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Hammond-Harwood House acquires Margaretta Angelica Peale painting, the museum’s first by a woman in the family

The Hammond-Harwood House museum has acquired its first painting by a woman from the Peale family.

The museum on Maryland Avenue in Annapolis has acquired the still life painting “Peaches and a Pear on a Plate” by American artist Margaretta Angelica Peale (1795-1882), niece of Charles Willson Peale, one of early America’s most celebrated artists. The painting is from 1864 and was signed by Margaretta. Margaretta painted this piece during the American Civil War in Philadelphia.

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Margaretta Angelica was the daughter of artist James Peale, Charles Willson Peale’s brother. The Peale brothers lived in Annapolis until 1776 when they resettled in Philadelphia. They returned often to Annapolis for commissions.

“It is a still life painting and it is interesting since most women had domestic obligations, so she could start and stop painting when needed,” said museum curator Rachel Lovett. “The painting can show the tense times that Philadelphia was going through at that time. It is a beautiful piece and you can see the skills the family had.”

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The Peale brothers encouraged artistic expression in their households. Rembrandt Peale and Charles Peale Polk were notable examples of successful painters.

The Schwartz Gallery in Philadelphia found a private collector that sold the piece to the museum. The museum declined to disclose the amount it paid.

The Hammond-Harwood House museum has acquired its first painting by a woman from the Peale family. Margaretta Angelica Peale - "Peaches and Pears on a Plate."
The Hammond-Harwood House museum has acquired its first painting by a woman from the Peale family. Margaretta Angelica Peale - "Peaches and Pears on a Plate." (Courtesy Photo)

This acquisition is the only work by a woman member of the Peale family on display in a public collection in the city. The museum has one of the largest Peale family art collections in Maryland with 19. The earliest painting from the family is 1770 and the Margaretta painting is the latest.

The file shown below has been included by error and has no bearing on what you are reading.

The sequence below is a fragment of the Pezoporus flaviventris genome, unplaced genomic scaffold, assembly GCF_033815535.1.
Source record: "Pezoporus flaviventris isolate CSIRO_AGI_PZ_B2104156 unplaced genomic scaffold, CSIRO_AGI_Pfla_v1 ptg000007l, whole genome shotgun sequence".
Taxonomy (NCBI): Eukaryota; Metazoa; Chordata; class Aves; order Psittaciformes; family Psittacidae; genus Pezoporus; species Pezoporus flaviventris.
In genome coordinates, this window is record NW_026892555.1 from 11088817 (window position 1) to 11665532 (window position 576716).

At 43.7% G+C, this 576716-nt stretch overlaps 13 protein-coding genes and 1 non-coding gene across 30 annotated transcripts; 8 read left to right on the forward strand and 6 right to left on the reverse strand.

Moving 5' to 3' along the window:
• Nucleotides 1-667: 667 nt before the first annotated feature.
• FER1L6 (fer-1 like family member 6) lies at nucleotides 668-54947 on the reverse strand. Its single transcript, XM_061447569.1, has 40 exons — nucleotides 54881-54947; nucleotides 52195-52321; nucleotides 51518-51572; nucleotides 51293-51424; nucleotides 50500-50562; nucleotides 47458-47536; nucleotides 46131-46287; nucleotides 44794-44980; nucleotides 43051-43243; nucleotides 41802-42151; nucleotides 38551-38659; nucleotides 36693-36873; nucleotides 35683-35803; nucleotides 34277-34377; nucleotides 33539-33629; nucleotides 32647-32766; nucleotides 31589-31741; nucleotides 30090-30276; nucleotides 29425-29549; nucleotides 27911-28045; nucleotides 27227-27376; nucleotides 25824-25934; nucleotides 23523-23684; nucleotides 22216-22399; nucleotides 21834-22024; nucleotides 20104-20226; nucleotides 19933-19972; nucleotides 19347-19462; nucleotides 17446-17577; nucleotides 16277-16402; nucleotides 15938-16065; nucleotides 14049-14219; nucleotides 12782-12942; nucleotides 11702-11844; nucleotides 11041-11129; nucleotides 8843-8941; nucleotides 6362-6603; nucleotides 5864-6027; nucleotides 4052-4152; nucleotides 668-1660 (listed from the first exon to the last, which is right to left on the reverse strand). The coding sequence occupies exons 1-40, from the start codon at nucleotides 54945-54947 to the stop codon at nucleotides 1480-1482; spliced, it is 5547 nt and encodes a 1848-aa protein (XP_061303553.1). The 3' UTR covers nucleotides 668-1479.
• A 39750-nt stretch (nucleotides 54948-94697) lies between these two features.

“It is important for us to tell the Peale family story since they started here and The Peale women were some of the first professional women artists in America,” Lovett said.

Lovett said this artwork helps to tell a more inclusive narrative since it wasn’t common for women to be painting at this time. Most women in this time painted for enjoyment, but Margaretta actually sold her artwork under her name.

Lovett said the family believed in women’s education and were adamant about teaching them how to paint. The family all painted realistic art and used a certain glaze over the canvas, she said.

The Peale family has always been fascinating to visitors of the museum because they established American identity, Lovett said. She believes this new piece brings a new narrative that is unheard of in Annapolis. Acquiring more women paintings from the Peales is something Lovett is looking into.

The museum suggests visitors make a reservation but walk-ins are allowed. https://hammondharwoodhouse.org/.

The Hammond-Harwood House museum has acquired its first painting by a woman from the Peale family. Margaretta Angelica Peale - "Peaches and Pears on a Plate."
The Hammond-Harwood House museum has acquired its first painting by a woman from the Peale family. Margaretta Angelica Peale - "Peaches and Pears on a Plate." (Courtesy Photo)
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